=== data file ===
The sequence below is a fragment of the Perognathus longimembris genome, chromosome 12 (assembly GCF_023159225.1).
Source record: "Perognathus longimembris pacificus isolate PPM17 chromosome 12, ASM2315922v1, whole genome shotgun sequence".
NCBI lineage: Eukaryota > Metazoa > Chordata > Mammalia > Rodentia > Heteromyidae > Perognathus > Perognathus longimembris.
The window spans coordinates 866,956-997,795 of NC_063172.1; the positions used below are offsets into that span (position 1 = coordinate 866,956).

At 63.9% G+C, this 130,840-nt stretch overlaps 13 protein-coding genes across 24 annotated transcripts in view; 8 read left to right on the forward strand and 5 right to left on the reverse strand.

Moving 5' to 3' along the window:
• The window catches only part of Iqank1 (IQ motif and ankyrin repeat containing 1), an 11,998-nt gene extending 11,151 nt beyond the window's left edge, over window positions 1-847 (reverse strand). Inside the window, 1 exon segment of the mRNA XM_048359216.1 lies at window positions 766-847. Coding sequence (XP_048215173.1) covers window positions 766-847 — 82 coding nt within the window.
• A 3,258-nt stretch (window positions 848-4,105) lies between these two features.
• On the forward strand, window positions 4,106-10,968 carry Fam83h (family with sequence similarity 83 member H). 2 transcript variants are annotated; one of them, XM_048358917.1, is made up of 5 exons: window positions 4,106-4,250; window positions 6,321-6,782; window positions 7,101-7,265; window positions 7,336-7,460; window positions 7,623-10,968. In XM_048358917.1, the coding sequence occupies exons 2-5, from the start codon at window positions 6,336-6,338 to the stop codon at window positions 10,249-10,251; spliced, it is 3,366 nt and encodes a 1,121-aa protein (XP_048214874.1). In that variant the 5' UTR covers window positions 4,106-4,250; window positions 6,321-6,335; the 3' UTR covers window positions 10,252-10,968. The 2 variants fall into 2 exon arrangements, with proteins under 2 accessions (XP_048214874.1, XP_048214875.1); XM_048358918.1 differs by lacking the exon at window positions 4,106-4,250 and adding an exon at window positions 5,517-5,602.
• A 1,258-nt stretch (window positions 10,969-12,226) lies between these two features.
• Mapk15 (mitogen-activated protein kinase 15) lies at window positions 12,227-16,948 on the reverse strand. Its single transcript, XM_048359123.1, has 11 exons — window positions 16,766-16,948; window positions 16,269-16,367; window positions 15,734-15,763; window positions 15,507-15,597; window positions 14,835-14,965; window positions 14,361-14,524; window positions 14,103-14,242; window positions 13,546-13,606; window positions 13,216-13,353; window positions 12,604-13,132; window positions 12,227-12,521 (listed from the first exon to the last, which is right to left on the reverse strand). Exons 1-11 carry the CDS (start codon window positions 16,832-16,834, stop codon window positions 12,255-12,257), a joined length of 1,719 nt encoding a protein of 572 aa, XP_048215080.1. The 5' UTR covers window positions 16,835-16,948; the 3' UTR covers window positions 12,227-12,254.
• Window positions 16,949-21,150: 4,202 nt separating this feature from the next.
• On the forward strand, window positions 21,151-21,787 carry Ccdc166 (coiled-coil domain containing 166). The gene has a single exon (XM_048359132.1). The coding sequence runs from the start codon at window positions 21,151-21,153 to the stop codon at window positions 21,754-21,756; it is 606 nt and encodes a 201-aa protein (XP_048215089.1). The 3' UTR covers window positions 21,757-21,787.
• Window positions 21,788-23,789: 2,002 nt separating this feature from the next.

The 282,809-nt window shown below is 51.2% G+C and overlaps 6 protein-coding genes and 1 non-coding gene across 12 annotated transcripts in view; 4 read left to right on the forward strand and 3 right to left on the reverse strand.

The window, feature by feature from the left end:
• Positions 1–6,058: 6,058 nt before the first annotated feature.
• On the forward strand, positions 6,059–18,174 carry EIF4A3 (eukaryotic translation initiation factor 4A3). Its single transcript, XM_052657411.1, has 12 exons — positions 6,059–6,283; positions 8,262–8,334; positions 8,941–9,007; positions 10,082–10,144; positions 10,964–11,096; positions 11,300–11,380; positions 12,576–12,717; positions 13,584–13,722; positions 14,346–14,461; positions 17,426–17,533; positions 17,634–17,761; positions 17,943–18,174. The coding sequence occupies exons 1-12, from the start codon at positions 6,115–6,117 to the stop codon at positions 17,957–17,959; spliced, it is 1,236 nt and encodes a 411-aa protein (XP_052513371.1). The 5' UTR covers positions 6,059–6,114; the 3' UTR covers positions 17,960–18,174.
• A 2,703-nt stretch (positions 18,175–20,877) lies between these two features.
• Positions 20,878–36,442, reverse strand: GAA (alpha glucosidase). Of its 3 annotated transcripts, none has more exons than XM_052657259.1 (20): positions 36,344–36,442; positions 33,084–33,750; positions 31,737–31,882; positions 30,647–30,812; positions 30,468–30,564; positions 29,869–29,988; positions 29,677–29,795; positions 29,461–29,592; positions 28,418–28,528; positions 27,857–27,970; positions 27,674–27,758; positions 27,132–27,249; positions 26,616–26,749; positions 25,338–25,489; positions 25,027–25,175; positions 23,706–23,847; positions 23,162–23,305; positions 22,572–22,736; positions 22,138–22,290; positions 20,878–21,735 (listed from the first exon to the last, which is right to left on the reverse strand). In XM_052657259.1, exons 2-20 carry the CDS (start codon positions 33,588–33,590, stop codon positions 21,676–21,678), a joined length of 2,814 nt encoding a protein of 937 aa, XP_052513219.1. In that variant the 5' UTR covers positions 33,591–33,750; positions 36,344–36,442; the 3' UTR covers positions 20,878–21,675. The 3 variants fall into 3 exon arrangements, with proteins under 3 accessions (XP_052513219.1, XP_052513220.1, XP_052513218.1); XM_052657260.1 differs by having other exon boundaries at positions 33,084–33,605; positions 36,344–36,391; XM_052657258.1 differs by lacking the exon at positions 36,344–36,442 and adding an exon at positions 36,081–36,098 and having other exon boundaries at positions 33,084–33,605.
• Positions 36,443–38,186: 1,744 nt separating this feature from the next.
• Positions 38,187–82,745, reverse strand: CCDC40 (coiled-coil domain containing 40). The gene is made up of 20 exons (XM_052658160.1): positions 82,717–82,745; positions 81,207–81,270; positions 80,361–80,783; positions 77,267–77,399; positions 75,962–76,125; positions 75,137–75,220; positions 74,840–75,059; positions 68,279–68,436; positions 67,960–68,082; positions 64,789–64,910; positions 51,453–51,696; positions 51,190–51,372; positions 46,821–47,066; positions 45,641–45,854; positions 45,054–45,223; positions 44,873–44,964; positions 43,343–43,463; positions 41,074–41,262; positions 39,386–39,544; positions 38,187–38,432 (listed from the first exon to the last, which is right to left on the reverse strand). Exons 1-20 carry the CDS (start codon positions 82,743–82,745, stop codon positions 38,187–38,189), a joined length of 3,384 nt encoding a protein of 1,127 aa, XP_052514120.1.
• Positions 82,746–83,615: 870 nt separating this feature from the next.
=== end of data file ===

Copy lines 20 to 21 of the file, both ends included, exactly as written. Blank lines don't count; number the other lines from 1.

• Positions 20,878–36,442, reverse strand: GAA (alpha glucosidase). Of its 3 annotated transcripts, none has more exons than XM_052657259.1 (20): positions 36,344–36,442; positions 33,084–33,750; positions 31,737–31,882; positions 30,647–30,812; positions 30,468–30,564; positions 29,869–29,988; positions 29,677–29,795; positions 29,461–29,592; positions 28,418–28,528; positions 27,857–27,970; positions 27,674–27,758; positions 27,132–27,249; positions 26,616–26,749; positions 25,338–25,489; positions 25,027–25,175; positions 23,706–23,847; positions 23,162–23,305; positions 22,572–22,736; positions 22,138–22,290; positions 20,878–21,735 (listed from the first exon to the last, which is right to left on the reverse strand). In XM_052657259.1, exons 2-20 carry the CDS (start codon positions 33,588–33,590, stop codon positions 21,676–21,678), a joined length of 2,814 nt encoding a protein of 937 aa, XP_052513219.1. In that variant the 5' UTR covers positions 33,591–33,750; positions 36,344–36,442; the 3' UTR covers positions 20,878–21,675. The 3 variants fall into 3 exon arrangements, with proteins under 3 accessions (XP_052513219.1, XP_052513220.1, XP_052513218.1); XM_052657260.1 differs by having other exon boundaries at positions 33,084–33,605; positions 36,344–36,391; XM_052657258.1 differs by lacking the exon at positions 36,344–36,442 and adding an exon at positions 36,081–36,098 and having other exon boundaries at positions 33,084–33,605.
• Positions 36,443–38,186: 1,744 nt separating this feature from the next.